Yonder Mountain String Band
6259 North College Avenue
Indianapolis, IN, 46220
Doors 7:00 PM / Show 8:00 PM
This event is 21 and over
Yonder Mountain String Band
Yonder Mountain String Band's first new album in two years, LOVE. AIN'T LOVE is undeniably the Colorado-based progressive bluegrass outfit's most surprising, creative, and yes, energetic studio excursion to date. Songs like "Chasing My Tail" and "Alison" are rooted in tradition but as current as tomorrow, animated by electrifying performance, vivid production, and the modernist power that has made Yonder one of the most popular live bands of their generation. Melding sophisticated songcraft, irrepressible spirit, and remarkable instrumental ability, LOVE. AIN'T LOVE is a testament to Yonder Mountain String Band's organic, dynamic, and intensely personal brand of contemporary bluegrass-fueled Americana.
"I think this is our best album yet," says Adam Aijala, guitarist.
Yonder founding members Aijala, banjo player Dave Johnston, and bassist Ben Kaufmann reconfigured Yonder Mountain String Band as a traditional bluegrass instrumental five-piece in 2014 with the recruitment of new players Allie Kral (violin) and Jacob Jolliff (mandolin). The reconstituted group debuted with 2015's acclaimed BLACK SHEEP, but truly gelled as they toured, the new players' personalities seamlessly blending and elevating the intrinsically tight Yonder sound. Yonder made certain to show off the current roster's growing strength with the 2017 release of MOUNTAIN TRACKS: VOLUME 6, the first installment in their hugely popular live recording series since 2008.
"This lineup just keeps getting better," Aijala says. "The more gigs you get under your belt, the better you get. Obviously. But the confidence I have in these individual musicians, I'm amazed at some of the places we go together on stage."
LOVE. AIN'T LOVE is produced by Yonder Mountain String Band and longtime collaborator John McVey, with the majority of the album recorded at Coupe Studios in Yonder's home base of Boulder, CO. Aijala and McVey handled all of the album's mix and engineering at their respective home studios and while Yonder was on the road -- the second time a Yonder member has taken on the technical task.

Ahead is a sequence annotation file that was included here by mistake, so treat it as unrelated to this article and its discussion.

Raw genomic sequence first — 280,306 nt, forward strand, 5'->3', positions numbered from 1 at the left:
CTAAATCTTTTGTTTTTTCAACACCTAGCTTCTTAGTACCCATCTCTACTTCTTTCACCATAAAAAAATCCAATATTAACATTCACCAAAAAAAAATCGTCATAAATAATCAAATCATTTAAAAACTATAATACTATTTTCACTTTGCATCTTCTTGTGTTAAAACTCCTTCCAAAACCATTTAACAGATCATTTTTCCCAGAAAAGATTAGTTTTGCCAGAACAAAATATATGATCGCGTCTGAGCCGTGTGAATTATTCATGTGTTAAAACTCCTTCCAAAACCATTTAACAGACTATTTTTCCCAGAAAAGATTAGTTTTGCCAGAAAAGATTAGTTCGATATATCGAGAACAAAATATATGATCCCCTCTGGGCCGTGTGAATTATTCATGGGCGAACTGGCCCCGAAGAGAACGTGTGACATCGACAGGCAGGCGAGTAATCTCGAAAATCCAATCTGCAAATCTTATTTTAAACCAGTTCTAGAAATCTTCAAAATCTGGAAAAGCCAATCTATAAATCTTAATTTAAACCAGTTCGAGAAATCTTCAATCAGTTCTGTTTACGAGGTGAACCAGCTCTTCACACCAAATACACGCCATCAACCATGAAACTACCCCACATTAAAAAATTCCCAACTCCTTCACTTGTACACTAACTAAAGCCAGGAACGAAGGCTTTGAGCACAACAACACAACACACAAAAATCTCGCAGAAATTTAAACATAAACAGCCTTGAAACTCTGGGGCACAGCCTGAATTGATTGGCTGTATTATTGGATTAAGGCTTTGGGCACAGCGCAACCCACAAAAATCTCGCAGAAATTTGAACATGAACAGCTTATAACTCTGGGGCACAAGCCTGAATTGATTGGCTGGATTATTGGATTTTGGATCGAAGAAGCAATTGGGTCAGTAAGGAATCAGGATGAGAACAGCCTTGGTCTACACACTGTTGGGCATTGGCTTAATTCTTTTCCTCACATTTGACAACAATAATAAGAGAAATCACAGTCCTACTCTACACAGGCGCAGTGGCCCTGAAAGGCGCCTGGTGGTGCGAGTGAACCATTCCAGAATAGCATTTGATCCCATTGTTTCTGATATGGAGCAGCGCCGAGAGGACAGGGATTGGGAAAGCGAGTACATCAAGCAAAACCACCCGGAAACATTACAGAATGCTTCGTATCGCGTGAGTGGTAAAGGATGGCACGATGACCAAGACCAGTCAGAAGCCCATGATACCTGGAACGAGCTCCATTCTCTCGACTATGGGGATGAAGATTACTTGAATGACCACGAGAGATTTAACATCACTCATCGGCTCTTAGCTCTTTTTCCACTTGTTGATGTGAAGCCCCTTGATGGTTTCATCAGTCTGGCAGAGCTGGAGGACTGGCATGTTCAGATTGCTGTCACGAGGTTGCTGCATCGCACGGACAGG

"John taught me a lot when we worked together on our last album," Aijala says. "So this time around, I felt a lot more confident."
Like virtually all aspects of Yonder Mountain String Band's unlikely artistic methodology, LOVE. AIN'T LOVE is a fully collaborative effort, its original songs credited to the core founding trio of Aijala, Johnston, and Kaufmann, regardless of combination or specific input.
"I think it removes the jockeying for songs on a record," says Aijala. "We're all of the mind that even if one of us wrote a great song, if not for Yonder, would anyone get a chance to hear it? It works better this way. All three of us grew up playing team sports so we're team players -- everyone wants what's best for the band."
Laced with interstitial dialogue, music, sound effects, and other overlapping ephemera, LOVE. AIN'T LOVE is by design Yonder's most ingenious studio collection thus far. Songs like "Take A Chance On Me" and the heavy metal-inspired breakdown, "Fall Outta Line," see the quintet touching upon FM pop, country rock, funk, world music, and so much more; adopting traditional sonic and lyrical idioms to mask deeper and darker personal truths.
"It's a little more eclectic," Aijala says. "None of us grew up with bluegrass so there are always other influences in there. I think this record is a bit more reminiscent of our live show, with different genres and different types of songs."
Indeed, "Last of the Railroad Men" plays like a lost narrative country classic while the unprecedented "Groovin' Away" closes LOVE. AIN'T LOVE with a summery sense of joyous optimism. Yonder's first-ever original reggae song, the track stands out as yet another shining example of the band's lifelong commitment to anything-goes artistic freedom.
"There are no limits to what we do" says Aijala. "We'll try anything, if it feels good, we'll try it again."
In addition to the founding trio's songwriting efforts, Jolliff -- who arrived to play on BLACK SHEEP sessions and never left -- contributed a pair of fiery instrumentals and also lends vocals to a delightful cover of King Harvest's eternal "Dancing In The Moonlight."